“It’s all about the talents”, adds Berlin’s Technology Foundation CEO, Nicholas Zimmer. “It is a tolerant and international place to live, with comparably low cost of living and a dynamic club scene. That attracts young people from all over the world. I like to think of it as Open Source: you can use, re-mix and give back to what the city has to offer. You won’t find that in any other German city”. Its centric location plays a role too. “There is a mixture of backgrounds. When you walk around the relevant areas you realize that people don’t really speak German. It’s English. People from Southern and Eastern Europe come here, as well as lots of Americans and Asians”, says Max Claussen, venture capitalist at Earlybird Ventures.

Poor but sexy – just as startups are

“Berlin is poor but sexy”. When in 2006 the city’s Governing Mayor said this in a TV interview he probably did not think his quote will become such a slogan (or did he?). Poor? Berlin’s economy and high unemployment rate used to differ from the rest of the country (think of Munich or Frankfurt). That made a distinction to other tech hubs. As Mike Butcher, Techcrunch Europe editor, said in Hy!, “in London entrepreneurs live together with other big industries such as fashion, media, finance or marketing. Startups in Berlin are becoming the main character, in creation of employment and in investment”. Jlung had similar thoughts. “It depends on what you are doing. But if you are an early stage startup, sometimes in London people get distracted by big companies and potential partnerships, when you should be focusing on product and user experience. For us, it was easier to do that in Berlin”.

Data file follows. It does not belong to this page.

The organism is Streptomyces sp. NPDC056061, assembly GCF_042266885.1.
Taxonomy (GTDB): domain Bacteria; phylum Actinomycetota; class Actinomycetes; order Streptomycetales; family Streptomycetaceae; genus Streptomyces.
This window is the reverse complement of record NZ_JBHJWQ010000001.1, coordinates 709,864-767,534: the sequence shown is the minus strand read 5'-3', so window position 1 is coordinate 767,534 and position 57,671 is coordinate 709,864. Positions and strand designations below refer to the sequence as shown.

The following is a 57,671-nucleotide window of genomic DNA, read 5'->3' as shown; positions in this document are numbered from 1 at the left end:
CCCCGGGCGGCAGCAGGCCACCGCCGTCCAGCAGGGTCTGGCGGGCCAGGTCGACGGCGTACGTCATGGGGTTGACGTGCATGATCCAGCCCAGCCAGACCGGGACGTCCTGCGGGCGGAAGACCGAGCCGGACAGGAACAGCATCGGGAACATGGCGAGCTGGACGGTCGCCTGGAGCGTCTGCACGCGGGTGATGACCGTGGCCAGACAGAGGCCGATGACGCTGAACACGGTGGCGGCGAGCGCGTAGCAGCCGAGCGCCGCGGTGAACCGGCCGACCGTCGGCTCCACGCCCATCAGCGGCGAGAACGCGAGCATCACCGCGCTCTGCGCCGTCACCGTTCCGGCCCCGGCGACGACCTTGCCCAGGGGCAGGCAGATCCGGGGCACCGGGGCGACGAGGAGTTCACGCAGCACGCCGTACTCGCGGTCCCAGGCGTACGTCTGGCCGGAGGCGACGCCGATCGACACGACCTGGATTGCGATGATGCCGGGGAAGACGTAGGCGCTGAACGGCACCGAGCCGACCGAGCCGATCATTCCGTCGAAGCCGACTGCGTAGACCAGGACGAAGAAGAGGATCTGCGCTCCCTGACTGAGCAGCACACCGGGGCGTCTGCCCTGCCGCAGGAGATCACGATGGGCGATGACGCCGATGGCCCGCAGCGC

We have the lifestyle, low cost of life, international talent and a less competitive economy. Is it enough? As Berlin has been, for years, the most talked-about hub, some wondered if it was pure hype. And according to Ljung in The New York Times, the scene is young and the city “isn’t proven yet”.

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The copycat factory – and how it shaped the ecosystem